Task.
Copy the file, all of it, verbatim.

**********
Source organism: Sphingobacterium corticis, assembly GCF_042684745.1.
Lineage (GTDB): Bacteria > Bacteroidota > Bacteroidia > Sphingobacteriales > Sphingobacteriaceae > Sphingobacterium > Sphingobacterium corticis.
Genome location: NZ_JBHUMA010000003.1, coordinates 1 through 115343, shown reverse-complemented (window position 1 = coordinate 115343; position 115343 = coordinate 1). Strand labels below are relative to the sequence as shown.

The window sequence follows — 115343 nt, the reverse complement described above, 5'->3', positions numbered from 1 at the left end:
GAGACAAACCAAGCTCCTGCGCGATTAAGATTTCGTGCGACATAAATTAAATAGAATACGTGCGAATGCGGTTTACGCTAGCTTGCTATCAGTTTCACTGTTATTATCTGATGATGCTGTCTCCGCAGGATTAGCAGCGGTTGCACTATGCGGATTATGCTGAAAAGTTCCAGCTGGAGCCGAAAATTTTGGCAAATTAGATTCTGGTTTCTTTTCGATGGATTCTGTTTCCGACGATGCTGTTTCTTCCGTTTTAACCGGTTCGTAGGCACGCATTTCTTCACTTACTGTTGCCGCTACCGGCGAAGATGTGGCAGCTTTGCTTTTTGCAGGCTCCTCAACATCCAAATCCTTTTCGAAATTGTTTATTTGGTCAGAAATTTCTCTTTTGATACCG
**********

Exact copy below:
Source organism: Sphingobacterium corticis, assembly GCF_042684745.1.
Lineage (GTDB): Bacteria > Bacteroidota > Bacteroidia > Sphingobacteriales > Sphingobacteriaceae > Sphingobacterium > Sphingobacterium corticis.
Genome location: NZ_JBHUMA010000003.1, coordinates 1 through 115343, shown reverse-complemented (window position 1 = coordinate 115343; position 115343 = coordinate 1). Strand labels below are relative to the sequence as shown.

The window sequence follows — 115343 nt, the reverse complement described above, 5'->3', positions numbered from 1 at the left end:
GAGACAAACCAAGCTCCTGCGCGATTAAGATTTCGTGCGACATAAATTAAATAGAATACGTGCGAATGCGGTTTACGCTAGCTTGCTATCAGTTTCACTGTTATTATCTGATGATGCTGTCTCCGCAGGATTAGCAGCGGTTGCACTATGCGGATTATGCTGAAAAGTTCCAGCTGGAGCCGAAAATTTTGGCAAATTAGATTCTGGTTTCTTTTCGATGGATTCTGTTTCCGACGATGCTGTTTCTTCCGTTTTAACCGGTTCGTAGGCACGCATTTCTTCACTTACTGTTGCCGCTACCGGCGAAGATGTGGCAGCTTTGCTTTTTGCAGGCTCCTCAACATCCAAATCCTTTTCGAAATTGTTTATTTGGTCAGAAATTTCTCTTTTGATACCG